Questioning the Origin of Standards in Relationships

This is a subject that has been circulating many recent conversations I’ve had. Standards by casual definition speaks to the rules we choose to live by to get through life and with hope conduct ourselves as model citizens. Some standards many of us live by are sound. Like those standards that prevent us from being cruel and unbearable which are essential and should be at the top of everyone’s list. The standards I’m referring to are those little things that in their own way brings us discomfort or even confusion.

I challenge people to identify those standards and dive into their origins. This is important because just like all rules, someone created it, and chances are it was created because of personal feelings and experiences. Take marriage for instance. Somewhere in time it was decided that marriage was for everyone and every able-bodied person should find love and get married or your relationship isn’t valid.

As a result  millions of people around the world feel like failures. They can’t seem to crack the code to love and get married. People spend large amounts of money trying to live up to this particular standard, although it wasn’t set by them. Sadly people that become obsessed with this tend to become toxic as they start to project their own standards on their partner.

Here’s where the trouble starts…

These expectations creep in and cause chaos and in some cases become the framework for ending the relationship. How is this fair? The answer is, it’s not. Relationship expectations are something that should be discussed as a couple at the very beginning. This will allow each person to dig deeper. For instance, some men have a personal standard of not wanting their women to go out. Discussing this would allow both parties to ask more probing questions. Things like; Why is that so important or What is your opinion of women that do?

These probing questions should be answered openly and honestly! This is important, because the opposite of doing so could plant toxic seeds that may still cause damage. We owe it to ourselves as individuals to also be honest in our responses. Push through the uncomfortable feeling, be vulnerable enough to explain how this issue could be problematic. This process can help both parties organically set boundaries in the relationship. It’s important to set boundaries, because they allow us to protect ourselves from pain, and also educates our partners on how to deal with us.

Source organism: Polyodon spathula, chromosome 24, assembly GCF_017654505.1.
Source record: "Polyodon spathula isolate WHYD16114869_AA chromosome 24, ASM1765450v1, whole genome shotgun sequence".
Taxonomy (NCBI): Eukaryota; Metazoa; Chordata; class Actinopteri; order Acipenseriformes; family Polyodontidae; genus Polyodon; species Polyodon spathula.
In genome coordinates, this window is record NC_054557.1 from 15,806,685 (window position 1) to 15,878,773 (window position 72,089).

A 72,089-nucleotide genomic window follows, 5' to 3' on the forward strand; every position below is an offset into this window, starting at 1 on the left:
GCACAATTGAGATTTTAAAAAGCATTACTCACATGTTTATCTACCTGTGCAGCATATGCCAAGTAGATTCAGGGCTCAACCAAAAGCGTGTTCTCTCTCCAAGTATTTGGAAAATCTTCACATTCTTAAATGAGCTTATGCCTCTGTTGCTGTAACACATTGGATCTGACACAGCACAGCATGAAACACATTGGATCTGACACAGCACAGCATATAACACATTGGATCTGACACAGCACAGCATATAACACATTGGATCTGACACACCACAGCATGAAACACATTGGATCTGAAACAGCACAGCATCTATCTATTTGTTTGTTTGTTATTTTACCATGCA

I initially felt I’d reserve talking about boundaries in a separate text, but they’re too important to ignore. Boundaries allow us to be honest with ourselves, but can often be difficult to set. Manson, M (2020) explains that removing the fantasy from your relationship is an efficient way to skew the difficulty. Fantasies are defined in context as unrealistic expectations. Things that are seemingly unfair to expect from your partner especially if they’re not willing. This can be the Grim Reaper of boundaries because fantasies tend to be one-sided, and are quick to remove partners from being on the same page.

The good news is this is common. Many refer to this time of a relationship as The Honeymoon Phase, and it’s easy to assume that every relationship goes through this phase. This is normal; but the unknowing individual may mistakingly get stuck in this faze. In the short-term this may not manifest itself into something toxic, over time however we can start to set the terms of the relationship in this faze. The dating, the early gifts, finding and experiencing new things together, the long talks and walks and a bevy of other natural and helpful building blocks for a healthy relationship.

Don’t panic! All of those things are amazing, and generally both parties are huge fans of the newness and all of the fun it comes with. During this time taking a step back to identify that the honeymoon may be fading, can be crucial. Talk with your partner, explain a more practical future you foresee for your union, and navigate this new discovery together. Asking blatantly; Do you feel that way as well? This provides the framework to actively communicating on this topic. Remember this is not something you need to have perfectly hashed out when the conversation ends. This is most effective when it is woven into the fabric of your relationship. Therefore there’s a better chance of expressing concerns about this openly and organically.

This a lengthy read from me by comparison to other thoughts I’ve shared, but I wanted to lay a firm foundation for this conversation to continue over time. I want to hear from you, I want to hear how these things are starting to reveal themselves in your relationships. I want this dialogue to plant seeds that will help to grow better understanding of ourselves and our partners in life.


-Mr Croft


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